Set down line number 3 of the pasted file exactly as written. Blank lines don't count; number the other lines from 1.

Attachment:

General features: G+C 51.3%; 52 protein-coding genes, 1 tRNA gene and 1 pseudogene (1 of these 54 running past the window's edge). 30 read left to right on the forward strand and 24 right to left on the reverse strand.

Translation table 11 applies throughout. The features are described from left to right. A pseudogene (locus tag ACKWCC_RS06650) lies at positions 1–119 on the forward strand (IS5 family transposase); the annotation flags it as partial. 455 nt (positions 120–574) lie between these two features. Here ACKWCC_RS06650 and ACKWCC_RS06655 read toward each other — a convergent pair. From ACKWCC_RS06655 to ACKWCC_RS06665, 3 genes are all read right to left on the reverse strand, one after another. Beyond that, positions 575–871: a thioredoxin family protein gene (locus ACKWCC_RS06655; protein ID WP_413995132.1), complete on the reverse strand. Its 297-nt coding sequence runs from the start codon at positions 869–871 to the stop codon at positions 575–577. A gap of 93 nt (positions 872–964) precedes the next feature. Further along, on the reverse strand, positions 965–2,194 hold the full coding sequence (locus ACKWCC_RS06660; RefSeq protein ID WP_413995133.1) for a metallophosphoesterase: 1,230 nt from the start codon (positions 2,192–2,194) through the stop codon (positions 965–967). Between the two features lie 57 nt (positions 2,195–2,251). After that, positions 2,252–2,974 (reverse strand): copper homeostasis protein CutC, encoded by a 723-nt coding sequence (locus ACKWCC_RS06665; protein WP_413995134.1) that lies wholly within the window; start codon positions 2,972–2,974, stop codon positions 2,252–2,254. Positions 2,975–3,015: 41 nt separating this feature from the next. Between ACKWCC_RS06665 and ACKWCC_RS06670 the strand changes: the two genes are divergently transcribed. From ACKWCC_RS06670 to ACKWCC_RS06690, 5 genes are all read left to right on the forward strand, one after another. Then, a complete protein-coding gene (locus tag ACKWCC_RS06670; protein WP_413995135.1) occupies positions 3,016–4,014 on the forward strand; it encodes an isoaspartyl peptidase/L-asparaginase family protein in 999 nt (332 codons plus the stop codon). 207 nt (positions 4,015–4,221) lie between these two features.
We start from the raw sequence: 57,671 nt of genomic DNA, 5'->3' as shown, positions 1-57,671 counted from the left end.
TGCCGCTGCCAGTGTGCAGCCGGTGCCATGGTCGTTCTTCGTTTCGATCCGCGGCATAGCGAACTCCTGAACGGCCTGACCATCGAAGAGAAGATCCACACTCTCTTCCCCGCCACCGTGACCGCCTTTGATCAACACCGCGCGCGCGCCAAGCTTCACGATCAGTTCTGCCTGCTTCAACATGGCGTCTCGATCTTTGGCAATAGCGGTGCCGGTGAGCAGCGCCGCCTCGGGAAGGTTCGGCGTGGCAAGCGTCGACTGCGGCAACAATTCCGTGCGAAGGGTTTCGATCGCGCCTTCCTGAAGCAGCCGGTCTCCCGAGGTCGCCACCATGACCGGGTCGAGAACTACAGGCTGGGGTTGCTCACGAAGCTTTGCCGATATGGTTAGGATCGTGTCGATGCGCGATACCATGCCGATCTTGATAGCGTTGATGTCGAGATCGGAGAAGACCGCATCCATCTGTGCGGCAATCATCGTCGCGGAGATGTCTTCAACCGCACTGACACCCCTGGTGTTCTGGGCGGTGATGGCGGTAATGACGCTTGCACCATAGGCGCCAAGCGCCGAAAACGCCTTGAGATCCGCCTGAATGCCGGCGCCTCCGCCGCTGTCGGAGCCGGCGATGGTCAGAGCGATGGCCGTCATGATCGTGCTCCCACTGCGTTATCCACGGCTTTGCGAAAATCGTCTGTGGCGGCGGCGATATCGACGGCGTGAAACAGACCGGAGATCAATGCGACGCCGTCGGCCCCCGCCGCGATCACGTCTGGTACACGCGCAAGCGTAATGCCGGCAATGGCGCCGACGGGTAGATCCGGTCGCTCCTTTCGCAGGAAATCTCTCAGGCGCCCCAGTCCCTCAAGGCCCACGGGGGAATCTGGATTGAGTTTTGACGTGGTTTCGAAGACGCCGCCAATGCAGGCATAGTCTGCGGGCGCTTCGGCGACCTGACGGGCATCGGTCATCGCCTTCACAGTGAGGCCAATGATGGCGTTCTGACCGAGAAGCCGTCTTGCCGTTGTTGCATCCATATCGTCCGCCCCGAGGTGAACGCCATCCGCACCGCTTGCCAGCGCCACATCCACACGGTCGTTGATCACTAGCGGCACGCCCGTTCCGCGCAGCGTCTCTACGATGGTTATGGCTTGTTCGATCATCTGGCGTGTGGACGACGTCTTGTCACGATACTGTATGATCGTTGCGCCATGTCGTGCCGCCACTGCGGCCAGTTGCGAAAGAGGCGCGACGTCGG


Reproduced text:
We start from the raw sequence: 57,671 nt of genomic DNA, 5'->3' as shown, positions 1-57,671 counted from the left end.